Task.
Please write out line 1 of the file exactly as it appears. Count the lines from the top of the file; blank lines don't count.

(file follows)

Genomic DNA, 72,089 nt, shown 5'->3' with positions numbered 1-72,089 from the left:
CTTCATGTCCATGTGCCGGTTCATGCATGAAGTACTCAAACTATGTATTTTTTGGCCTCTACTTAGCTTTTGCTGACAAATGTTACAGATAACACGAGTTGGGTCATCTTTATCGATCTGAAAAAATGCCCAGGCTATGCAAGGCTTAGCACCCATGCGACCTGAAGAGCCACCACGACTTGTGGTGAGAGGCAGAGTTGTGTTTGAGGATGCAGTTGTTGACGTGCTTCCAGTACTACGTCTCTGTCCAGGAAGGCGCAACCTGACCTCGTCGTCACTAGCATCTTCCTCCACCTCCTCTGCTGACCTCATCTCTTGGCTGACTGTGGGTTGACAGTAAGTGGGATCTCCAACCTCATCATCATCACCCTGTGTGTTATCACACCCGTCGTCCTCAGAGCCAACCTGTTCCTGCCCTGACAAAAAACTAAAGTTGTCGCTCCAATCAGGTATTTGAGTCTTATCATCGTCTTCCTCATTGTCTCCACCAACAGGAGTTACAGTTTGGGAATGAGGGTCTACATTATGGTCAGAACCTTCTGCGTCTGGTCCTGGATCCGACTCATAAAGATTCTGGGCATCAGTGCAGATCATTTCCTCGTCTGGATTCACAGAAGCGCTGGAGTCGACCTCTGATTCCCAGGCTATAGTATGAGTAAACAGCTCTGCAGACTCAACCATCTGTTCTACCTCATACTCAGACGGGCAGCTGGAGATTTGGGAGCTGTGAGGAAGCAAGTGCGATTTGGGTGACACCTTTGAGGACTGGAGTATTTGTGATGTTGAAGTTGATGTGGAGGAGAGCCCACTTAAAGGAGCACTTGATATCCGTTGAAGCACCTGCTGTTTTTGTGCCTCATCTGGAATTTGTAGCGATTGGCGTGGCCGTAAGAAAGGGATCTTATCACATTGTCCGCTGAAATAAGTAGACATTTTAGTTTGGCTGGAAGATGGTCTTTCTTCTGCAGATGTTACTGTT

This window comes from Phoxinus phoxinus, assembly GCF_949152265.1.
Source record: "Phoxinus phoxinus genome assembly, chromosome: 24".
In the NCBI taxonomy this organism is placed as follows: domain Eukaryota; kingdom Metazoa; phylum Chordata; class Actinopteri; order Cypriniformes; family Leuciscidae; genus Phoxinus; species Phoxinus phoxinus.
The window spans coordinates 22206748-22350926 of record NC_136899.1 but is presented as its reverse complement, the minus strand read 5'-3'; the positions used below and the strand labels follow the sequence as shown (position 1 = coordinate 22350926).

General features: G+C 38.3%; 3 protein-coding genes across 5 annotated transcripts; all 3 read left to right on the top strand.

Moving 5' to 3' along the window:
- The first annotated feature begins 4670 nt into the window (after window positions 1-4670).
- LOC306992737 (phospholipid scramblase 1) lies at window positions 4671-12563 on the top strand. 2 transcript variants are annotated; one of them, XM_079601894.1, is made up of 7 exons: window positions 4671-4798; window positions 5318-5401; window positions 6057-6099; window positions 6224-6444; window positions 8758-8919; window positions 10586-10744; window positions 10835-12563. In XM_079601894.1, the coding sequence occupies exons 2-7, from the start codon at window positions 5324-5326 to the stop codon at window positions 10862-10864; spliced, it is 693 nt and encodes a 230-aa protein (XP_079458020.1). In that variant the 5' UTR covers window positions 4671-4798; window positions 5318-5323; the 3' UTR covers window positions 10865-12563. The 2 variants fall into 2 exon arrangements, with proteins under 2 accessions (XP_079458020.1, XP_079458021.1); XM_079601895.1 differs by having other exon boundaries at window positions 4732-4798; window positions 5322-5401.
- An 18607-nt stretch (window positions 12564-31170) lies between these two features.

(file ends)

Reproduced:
Genomic DNA, 72,089 nt, shown 5'->3' with positions numbered 1-72,089 from the left: